Using Your Securities as Collateral

In the world of loans, lenders expect that the borrower provide some type of ‘collateral’ in case the borrower is not able to pay back the loan in the future. Collateral is something valuable, with absolute value that the lender can posses from the borrower if the loan can not be paid. There are many types of collateral, ranging from houses, real property, cars, collectibles, or financial securities.

Financial securities are instruments that people use to invest money, such as bonds, stocks, mutual funds, and t-bills. These financial securities are worth a certain value, and may gain or lose value over time. Many financial institutions recognize these instruments and understand their value. Certain banks will even allow a person to use their financial securities as collateral for a loan. Many banks will also loan these securities out to investment banks or brokers in exchange for collateral such as cash or mortgages. There is big money to be made in securities finance lending. It is estimated that over $2 trillion in these loans exist globally.

One type of securities financing is known as a ‘stock loan’. A stock loan is used by an investor who owns free trading stocks and would like to convert their stock equity into cash without selling the shares. These types of loans use stocks or bonds as collateral. The borrower places their stock up as collateral to receive a certain loan compared to value of the shares current worth. There are a few types of stock loans that exist. The shareholder may place the stocks as collateral for a non-recourse stock loan or they can get a margin loan.

The first option, the non-recourse stock loan will give the borrower the ability to borrow money against the value of the shares that would be placed up as collateral. These loans are similar to home equity loans for stocks. The borrower is able to borrow against the current value of the securities offered as collateral. Since the shares of the stock are such solid collateral, the borrower is usually granted a below prime interest rate for the term of the loan. At the end of the loan’s term, the borrower may choose to either pay back the loan and receive the stock back with any appreciation, or forfeit the shares instead. A borrower may decide that if the stock has lost significant value to just hand back the stock with no further recourse. These loans are very useful to a stock owner who needs cash for any purpose but does not want to sell their shares.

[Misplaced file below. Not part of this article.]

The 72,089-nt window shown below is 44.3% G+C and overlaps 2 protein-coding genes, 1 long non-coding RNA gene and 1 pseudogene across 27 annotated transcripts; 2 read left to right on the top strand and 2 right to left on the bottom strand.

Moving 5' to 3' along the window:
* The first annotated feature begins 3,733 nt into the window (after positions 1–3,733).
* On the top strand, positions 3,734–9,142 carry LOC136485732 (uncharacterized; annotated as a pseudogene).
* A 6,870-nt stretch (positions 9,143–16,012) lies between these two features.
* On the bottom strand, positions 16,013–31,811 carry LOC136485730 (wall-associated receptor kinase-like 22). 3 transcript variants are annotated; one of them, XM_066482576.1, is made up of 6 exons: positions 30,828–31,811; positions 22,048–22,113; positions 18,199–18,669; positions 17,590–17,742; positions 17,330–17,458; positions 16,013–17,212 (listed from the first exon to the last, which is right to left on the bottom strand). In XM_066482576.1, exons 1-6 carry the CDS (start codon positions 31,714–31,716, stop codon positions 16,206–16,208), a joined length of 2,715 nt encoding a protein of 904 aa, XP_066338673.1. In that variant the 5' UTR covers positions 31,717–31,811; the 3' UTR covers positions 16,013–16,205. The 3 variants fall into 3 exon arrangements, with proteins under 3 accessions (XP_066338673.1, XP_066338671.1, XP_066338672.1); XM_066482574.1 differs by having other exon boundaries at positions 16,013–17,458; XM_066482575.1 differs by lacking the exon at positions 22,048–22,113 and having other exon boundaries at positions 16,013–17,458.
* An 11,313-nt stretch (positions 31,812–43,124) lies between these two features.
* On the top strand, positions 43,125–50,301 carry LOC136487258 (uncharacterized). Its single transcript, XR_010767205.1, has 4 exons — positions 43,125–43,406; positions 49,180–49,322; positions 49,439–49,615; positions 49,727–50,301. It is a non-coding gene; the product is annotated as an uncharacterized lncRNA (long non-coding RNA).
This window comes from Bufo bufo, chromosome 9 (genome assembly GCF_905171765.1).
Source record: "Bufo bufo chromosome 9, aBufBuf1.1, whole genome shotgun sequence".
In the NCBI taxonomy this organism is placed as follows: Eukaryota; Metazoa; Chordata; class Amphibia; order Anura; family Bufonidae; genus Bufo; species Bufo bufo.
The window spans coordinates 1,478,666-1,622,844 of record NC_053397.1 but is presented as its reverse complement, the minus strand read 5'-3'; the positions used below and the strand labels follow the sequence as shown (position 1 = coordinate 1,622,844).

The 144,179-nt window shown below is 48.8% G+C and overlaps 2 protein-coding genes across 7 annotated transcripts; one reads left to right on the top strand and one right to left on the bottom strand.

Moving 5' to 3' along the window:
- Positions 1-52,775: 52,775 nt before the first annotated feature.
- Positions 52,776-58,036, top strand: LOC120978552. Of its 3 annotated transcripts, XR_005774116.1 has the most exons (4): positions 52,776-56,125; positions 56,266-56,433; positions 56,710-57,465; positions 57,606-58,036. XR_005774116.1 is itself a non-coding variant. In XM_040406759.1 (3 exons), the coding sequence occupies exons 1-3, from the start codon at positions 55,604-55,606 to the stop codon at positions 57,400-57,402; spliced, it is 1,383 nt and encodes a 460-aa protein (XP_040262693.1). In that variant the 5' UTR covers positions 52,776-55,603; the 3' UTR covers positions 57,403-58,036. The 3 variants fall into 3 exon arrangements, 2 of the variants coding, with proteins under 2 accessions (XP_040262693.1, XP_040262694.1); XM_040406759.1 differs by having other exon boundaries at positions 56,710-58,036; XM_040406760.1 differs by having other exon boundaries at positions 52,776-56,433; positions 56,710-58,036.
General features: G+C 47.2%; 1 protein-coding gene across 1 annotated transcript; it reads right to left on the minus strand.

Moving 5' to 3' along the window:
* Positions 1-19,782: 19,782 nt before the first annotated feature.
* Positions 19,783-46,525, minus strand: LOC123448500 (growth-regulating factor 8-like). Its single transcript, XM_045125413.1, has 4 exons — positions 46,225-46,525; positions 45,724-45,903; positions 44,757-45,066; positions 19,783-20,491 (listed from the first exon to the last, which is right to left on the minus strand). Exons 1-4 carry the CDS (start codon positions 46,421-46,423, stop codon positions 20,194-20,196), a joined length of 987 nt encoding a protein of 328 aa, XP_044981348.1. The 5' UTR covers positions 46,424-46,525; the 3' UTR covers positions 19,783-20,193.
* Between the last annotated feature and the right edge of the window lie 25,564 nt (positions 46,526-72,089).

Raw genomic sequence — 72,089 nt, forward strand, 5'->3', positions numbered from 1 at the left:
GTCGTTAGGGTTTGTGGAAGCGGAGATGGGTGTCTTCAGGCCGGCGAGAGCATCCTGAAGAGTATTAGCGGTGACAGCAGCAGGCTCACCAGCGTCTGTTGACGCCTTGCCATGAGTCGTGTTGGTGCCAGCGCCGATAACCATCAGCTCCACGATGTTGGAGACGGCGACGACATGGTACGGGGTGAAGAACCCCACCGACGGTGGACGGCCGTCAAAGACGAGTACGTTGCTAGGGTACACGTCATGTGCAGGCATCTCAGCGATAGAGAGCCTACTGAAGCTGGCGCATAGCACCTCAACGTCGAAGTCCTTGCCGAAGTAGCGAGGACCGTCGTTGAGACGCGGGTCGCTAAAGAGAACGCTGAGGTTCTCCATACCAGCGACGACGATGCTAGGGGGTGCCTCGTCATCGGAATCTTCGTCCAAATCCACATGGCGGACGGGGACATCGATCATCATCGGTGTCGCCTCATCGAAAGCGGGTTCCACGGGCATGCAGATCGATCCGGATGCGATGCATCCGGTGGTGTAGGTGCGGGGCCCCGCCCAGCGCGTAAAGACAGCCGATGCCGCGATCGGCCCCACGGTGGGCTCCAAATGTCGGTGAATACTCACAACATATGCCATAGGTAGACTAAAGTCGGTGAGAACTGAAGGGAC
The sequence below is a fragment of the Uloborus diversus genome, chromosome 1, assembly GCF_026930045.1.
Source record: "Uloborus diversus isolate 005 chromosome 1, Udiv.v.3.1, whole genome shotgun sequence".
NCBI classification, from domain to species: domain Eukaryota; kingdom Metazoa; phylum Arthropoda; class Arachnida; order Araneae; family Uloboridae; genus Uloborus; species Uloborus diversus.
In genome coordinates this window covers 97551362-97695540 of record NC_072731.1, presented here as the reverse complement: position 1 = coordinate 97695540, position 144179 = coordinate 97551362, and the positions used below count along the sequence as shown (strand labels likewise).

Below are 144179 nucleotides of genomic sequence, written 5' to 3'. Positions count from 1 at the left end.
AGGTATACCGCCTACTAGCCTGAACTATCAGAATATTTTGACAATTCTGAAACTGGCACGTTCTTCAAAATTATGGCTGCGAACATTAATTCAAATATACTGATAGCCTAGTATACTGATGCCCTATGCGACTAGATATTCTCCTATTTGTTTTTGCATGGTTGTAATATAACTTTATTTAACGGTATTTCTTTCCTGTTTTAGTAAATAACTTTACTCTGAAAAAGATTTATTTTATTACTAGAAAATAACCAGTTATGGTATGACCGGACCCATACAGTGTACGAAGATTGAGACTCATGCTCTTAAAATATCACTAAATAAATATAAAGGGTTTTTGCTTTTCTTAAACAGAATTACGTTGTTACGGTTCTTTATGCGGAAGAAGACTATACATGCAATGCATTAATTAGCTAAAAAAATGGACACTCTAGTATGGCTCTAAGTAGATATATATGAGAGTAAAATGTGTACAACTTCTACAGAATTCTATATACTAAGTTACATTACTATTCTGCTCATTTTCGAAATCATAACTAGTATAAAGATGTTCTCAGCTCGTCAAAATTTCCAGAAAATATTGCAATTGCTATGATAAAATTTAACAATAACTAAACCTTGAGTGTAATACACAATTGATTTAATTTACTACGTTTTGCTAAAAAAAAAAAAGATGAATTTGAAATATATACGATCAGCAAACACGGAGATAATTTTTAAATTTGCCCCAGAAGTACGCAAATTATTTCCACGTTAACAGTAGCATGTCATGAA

Another option is a margin loan. This type of loan allows the borrower to buy more shares of stock with money borrowed against the value of the stock placed up for collateral. Most lenders will offer a high LTV on these margin loans as they are used to buy other securities that will be held under control of the brokerage. If the value of all the securities begins to drop below the LTV, the borrower will be required to sell all of their shares before the lender’s money is lost or put an immediate cash infusion to make up the margin requirement of the loan. When this happens it is called a margin call.

Depending on what the borrowers want to accomplish and their risk level will determine the right scenario for them. However, both options should be examined carefully in today’s market.

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